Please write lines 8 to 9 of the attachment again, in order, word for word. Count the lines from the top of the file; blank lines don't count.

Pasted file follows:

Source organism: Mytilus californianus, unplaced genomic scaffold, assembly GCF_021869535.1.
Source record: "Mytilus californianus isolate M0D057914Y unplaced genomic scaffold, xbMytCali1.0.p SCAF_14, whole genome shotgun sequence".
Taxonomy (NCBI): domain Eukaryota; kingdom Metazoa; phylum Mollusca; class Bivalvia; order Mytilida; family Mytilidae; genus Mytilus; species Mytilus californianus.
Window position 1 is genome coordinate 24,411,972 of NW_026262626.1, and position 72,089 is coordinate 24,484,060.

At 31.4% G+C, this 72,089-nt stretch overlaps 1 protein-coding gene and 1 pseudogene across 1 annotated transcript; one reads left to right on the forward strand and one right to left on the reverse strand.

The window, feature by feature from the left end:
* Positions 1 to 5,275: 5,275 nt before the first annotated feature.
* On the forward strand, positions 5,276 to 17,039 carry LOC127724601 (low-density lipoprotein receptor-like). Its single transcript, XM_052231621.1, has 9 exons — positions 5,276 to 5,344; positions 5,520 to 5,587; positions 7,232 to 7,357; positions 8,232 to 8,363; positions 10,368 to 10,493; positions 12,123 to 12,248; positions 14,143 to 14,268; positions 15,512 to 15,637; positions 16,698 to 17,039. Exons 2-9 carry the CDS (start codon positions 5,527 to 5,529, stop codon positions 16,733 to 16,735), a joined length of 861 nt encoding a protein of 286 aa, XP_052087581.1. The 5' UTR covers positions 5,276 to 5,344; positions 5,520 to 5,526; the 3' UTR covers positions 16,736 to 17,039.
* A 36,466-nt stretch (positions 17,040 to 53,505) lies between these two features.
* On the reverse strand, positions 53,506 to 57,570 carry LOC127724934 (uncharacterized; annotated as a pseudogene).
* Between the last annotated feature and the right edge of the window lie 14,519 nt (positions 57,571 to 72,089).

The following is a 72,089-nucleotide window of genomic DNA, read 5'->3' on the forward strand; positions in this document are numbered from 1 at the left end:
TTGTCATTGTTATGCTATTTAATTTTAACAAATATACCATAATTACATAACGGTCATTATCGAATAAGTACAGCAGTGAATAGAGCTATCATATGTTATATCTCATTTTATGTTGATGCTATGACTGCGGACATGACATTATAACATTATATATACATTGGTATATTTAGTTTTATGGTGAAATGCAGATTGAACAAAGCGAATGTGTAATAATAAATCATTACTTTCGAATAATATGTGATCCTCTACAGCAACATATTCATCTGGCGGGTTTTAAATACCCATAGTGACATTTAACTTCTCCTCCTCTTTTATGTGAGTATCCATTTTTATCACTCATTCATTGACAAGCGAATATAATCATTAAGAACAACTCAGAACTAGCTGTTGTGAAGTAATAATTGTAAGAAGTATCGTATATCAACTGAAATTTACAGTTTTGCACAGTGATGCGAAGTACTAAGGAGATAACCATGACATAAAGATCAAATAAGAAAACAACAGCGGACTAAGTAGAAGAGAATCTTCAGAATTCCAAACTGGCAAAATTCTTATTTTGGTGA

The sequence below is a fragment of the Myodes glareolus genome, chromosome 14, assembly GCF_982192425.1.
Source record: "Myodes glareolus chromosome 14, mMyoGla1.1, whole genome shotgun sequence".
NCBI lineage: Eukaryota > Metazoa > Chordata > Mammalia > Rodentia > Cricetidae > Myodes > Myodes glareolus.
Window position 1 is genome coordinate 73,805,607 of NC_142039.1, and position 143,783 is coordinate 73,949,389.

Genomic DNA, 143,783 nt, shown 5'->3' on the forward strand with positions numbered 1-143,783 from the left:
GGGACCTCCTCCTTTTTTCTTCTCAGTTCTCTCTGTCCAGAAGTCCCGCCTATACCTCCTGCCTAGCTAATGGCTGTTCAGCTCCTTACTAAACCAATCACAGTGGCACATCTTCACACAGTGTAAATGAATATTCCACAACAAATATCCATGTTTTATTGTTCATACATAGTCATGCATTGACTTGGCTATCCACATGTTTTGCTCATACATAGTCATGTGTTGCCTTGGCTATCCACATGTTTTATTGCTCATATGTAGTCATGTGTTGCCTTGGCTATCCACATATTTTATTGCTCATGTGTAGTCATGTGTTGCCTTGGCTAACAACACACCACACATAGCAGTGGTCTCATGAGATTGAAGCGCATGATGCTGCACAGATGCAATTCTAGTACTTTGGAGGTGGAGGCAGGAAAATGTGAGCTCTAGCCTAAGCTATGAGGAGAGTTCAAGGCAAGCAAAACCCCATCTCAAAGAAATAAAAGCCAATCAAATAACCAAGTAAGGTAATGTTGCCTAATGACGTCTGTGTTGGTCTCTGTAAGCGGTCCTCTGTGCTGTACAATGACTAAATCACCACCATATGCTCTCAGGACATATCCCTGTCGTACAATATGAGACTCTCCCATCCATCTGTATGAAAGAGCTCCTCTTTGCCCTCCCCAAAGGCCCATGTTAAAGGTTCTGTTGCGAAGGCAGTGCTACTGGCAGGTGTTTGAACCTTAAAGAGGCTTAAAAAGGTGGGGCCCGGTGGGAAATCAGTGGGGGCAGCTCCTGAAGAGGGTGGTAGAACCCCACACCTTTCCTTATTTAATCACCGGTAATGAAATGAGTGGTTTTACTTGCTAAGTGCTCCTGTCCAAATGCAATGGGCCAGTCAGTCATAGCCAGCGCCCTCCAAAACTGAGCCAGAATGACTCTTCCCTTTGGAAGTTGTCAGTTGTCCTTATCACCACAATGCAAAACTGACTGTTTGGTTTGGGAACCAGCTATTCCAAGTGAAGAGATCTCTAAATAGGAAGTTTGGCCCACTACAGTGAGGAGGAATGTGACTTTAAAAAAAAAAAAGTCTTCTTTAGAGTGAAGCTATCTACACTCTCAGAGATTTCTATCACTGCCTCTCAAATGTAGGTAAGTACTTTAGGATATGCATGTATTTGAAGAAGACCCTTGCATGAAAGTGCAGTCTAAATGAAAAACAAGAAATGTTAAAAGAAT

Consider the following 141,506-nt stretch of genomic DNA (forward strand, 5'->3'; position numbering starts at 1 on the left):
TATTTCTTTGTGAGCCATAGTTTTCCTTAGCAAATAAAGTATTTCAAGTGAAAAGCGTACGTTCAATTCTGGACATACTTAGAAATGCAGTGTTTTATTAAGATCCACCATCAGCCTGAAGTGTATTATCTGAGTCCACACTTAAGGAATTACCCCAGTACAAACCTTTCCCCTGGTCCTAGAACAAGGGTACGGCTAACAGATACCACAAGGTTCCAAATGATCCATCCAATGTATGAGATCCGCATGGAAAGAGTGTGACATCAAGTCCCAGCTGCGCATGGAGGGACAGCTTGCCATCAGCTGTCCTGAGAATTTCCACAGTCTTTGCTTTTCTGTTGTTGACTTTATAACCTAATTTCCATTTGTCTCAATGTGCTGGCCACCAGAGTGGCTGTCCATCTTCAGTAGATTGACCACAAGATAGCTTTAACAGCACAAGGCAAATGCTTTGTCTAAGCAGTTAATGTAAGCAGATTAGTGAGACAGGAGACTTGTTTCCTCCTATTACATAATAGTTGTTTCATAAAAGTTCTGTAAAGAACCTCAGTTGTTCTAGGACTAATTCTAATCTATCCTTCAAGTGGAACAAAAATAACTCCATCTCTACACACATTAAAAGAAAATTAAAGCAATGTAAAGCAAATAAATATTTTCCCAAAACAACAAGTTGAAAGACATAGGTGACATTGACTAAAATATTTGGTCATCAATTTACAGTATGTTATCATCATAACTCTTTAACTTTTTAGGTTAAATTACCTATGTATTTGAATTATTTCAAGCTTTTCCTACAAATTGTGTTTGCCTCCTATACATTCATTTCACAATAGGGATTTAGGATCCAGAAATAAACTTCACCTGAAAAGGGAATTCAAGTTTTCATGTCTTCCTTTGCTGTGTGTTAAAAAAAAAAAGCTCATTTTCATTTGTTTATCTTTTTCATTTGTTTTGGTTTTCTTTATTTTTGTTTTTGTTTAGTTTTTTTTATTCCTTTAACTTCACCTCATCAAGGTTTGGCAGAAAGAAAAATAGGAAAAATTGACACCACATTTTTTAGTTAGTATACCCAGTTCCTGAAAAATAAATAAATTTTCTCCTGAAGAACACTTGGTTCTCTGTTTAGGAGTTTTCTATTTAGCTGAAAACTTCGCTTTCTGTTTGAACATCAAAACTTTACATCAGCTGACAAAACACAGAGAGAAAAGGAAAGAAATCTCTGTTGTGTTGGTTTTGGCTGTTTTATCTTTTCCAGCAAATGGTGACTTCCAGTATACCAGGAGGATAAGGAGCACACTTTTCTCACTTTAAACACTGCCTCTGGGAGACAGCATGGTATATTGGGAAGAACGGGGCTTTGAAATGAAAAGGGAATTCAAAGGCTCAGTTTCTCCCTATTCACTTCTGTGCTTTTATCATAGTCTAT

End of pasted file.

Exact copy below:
* On the forward strand, positions 5,276 to 17,039 carry LOC127724601 (low-density lipoprotein receptor-like). Its single transcript, XM_052231621.1, has 9 exons — positions 5,276 to 5,344; positions 5,520 to 5,587; positions 7,232 to 7,357; positions 8,232 to 8,363; positions 10,368 to 10,493; positions 12,123 to 12,248; positions 14,143 to 14,268; positions 15,512 to 15,637; positions 16,698 to 17,039. Exons 2-9 carry the CDS (start codon positions 5,527 to 5,529, stop codon positions 16,733 to 16,735), a joined length of 861 nt encoding a protein of 286 aa, XP_052087581.1. The 5' UTR covers positions 5,276 to 5,344; positions 5,520 to 5,526; the 3' UTR covers positions 16,736 to 17,039.
* A 36,466-nt stretch (positions 17,040 to 53,505) lies between these two features.